AN INNER DIALOGUE
Olga Sviblova director of the Multimedia Art Museum, Moscow (MAMM) established the museum under the patronage of Evgeny Rodchenko as the House of Photography shortly following the collapse of the USSR.
Sviblova— It [is] very important that Russian Nonconformist art become the future symbol of all that’s new in Russian contemporary art from the time it was unofficial to through to it’s legalization at the end of the 80s. This culture existed for the artists themselves and for their friends, and they didn’t want to subject themselves to Soviet censorship.
Orlov— Well, when I came to his studio, I understood at once that definitely I would be friends with this man for a long time. I looked at what he was doing, and after that we were sitting drinking tea for many long hours. It turned out that we had absolutely similar opinions about many things: in our views on the general situation, on Russian art, in our attitude towards all those officious things of that time.
Sviblova— And this simmering incredibly intense cultural space hidden from the public gaze and officialdom lived on in an inner dialogue.
This inner dialogue expresses itself in many forms of media including literature. Publisher Irina Prokharova began her publishing house, The New Literary Observer, in 1992. She tries to “change the image of the country” with Russian Nonconformism.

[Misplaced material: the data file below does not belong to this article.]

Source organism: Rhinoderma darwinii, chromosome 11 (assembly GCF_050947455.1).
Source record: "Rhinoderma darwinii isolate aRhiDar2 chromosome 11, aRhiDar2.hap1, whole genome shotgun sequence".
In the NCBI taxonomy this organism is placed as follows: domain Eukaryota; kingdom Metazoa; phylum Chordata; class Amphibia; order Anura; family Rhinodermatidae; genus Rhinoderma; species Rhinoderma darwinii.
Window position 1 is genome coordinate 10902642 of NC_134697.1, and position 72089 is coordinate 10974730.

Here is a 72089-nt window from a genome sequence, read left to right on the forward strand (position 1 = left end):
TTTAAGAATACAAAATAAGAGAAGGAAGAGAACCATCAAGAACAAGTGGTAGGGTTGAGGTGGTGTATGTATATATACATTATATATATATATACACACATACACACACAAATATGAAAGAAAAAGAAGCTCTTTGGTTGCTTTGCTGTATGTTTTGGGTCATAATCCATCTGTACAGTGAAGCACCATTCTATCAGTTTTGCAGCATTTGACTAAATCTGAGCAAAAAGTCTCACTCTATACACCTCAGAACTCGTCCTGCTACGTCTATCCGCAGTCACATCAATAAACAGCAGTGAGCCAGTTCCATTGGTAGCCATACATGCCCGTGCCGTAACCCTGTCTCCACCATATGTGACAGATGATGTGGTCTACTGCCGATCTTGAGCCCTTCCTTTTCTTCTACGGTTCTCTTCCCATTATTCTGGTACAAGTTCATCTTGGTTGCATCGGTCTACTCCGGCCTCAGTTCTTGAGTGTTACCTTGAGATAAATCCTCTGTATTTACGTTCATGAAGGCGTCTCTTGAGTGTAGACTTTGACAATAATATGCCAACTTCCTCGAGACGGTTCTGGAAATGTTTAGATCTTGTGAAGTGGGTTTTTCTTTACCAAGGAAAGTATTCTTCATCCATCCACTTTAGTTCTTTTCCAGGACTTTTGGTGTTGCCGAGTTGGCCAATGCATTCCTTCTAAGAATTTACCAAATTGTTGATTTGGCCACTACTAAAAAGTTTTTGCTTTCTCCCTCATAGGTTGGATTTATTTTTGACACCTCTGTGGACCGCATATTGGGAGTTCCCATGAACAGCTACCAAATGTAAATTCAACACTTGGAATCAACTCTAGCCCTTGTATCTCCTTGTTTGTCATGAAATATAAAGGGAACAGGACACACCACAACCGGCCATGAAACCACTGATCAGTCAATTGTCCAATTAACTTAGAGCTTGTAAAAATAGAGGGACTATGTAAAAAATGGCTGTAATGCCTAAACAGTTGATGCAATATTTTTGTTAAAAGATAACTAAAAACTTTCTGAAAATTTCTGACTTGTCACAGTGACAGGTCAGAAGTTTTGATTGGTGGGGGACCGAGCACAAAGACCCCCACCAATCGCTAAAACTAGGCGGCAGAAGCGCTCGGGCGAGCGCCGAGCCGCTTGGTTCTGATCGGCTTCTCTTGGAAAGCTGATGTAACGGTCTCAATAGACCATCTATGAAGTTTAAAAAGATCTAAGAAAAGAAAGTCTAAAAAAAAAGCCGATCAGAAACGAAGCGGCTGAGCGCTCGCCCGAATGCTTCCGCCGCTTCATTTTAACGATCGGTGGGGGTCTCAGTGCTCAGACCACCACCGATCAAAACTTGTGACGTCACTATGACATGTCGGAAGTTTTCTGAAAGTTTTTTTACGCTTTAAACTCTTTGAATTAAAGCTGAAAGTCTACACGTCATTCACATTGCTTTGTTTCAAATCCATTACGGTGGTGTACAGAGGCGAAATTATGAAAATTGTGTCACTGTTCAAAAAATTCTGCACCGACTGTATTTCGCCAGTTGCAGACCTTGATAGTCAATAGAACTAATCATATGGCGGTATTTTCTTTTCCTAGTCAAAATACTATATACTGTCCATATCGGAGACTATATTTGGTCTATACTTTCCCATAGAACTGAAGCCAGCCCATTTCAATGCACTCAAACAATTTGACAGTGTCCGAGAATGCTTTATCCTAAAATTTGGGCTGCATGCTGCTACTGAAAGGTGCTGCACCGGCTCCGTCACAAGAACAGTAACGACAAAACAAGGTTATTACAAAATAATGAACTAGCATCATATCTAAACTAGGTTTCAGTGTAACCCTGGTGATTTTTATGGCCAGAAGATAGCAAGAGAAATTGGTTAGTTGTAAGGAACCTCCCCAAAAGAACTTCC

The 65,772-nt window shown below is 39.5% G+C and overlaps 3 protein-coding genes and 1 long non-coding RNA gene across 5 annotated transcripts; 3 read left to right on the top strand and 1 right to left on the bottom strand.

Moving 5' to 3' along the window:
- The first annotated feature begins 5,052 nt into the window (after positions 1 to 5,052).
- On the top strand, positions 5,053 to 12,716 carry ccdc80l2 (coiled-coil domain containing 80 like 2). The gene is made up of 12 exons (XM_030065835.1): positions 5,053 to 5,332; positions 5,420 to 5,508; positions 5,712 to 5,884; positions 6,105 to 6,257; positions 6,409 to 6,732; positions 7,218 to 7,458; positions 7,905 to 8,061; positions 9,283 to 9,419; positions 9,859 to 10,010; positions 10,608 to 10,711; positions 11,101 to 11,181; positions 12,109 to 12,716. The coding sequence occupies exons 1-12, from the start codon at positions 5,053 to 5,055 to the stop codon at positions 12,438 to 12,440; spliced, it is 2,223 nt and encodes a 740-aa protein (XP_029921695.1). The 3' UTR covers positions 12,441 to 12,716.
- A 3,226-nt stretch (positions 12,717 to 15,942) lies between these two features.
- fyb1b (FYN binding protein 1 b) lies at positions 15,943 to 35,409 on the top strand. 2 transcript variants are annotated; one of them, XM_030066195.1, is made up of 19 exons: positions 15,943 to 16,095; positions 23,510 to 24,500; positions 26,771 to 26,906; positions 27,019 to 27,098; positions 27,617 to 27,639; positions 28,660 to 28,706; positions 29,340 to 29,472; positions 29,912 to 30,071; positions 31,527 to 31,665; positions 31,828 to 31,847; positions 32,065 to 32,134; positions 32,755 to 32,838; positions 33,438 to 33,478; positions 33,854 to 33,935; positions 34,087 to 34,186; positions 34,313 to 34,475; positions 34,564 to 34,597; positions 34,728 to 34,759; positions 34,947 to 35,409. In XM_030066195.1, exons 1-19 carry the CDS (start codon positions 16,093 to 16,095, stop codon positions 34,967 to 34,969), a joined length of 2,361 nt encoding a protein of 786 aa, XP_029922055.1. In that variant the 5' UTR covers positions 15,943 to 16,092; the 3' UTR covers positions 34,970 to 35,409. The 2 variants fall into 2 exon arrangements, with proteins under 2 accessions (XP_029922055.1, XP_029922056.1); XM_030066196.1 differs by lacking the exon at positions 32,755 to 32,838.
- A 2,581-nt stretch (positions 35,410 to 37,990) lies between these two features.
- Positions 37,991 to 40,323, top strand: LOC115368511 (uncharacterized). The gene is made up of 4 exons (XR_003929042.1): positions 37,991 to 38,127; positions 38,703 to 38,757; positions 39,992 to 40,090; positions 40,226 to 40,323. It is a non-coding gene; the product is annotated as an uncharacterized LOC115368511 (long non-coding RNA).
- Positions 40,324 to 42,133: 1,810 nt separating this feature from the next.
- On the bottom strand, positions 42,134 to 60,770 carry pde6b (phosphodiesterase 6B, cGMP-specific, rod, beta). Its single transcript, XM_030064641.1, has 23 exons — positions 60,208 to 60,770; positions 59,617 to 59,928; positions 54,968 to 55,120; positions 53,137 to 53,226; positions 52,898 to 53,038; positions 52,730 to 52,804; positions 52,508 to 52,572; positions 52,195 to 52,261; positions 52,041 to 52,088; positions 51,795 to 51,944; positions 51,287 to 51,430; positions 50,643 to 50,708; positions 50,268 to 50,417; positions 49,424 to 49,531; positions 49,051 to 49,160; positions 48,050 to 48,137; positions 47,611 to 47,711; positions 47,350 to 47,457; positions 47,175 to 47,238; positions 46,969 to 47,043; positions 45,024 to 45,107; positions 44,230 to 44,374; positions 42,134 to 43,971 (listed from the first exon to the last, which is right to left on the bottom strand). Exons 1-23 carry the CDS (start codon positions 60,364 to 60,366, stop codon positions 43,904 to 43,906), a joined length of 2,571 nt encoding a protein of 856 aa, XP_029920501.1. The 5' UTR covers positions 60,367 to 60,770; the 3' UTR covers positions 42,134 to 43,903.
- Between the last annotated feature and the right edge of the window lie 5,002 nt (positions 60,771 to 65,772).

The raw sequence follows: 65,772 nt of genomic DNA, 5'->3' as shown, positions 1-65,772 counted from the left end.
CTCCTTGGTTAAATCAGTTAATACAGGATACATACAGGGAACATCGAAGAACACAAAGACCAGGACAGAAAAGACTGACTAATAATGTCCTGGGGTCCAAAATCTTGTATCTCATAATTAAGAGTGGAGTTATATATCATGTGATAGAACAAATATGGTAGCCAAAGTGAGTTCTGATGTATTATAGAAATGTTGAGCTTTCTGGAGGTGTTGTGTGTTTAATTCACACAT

Prokharova— People know of horror stories about mafia, oligarchs, corruption, bureacracy, old stereotypes about the mystical Russian soul, but the most interesting and striking thing in the Soviet experience is this parallel culture that had its readers and buyers with a sophisticated and secretive system of dissemination of knowledge, and in my opinion, it is this unique experience that is not yet described and widely understood.
Prokharova— I think that for understanding how the Soviet society gradually matured and could finally destroy the rigidity of the Soviet existence, it is important to understand that resistance to the Soviet system would most often pass not through political resistance, but through an attempt to expand private space.
The company published four books written by Grisha Bruskin and now also publishes The Emergency Ration and The Journal of Dress, Body, and Culture.
Prokharova— What I find interesting about Bruskin’s work is first, it is very striking prose, and secondly the phenomenon that Nonconformist art set the foundation for modern literature. But unfortunately this is not widely known abroad or even in Russia.
Archival worked with Grisha Bruskin at CDM Studios in New York to record some of his published memoirs to develop into the script for The Frozen Theater. The script also includes a few works from writers that have inspired the artist such as Anna Akhmatova and Rainer Maria Rilke.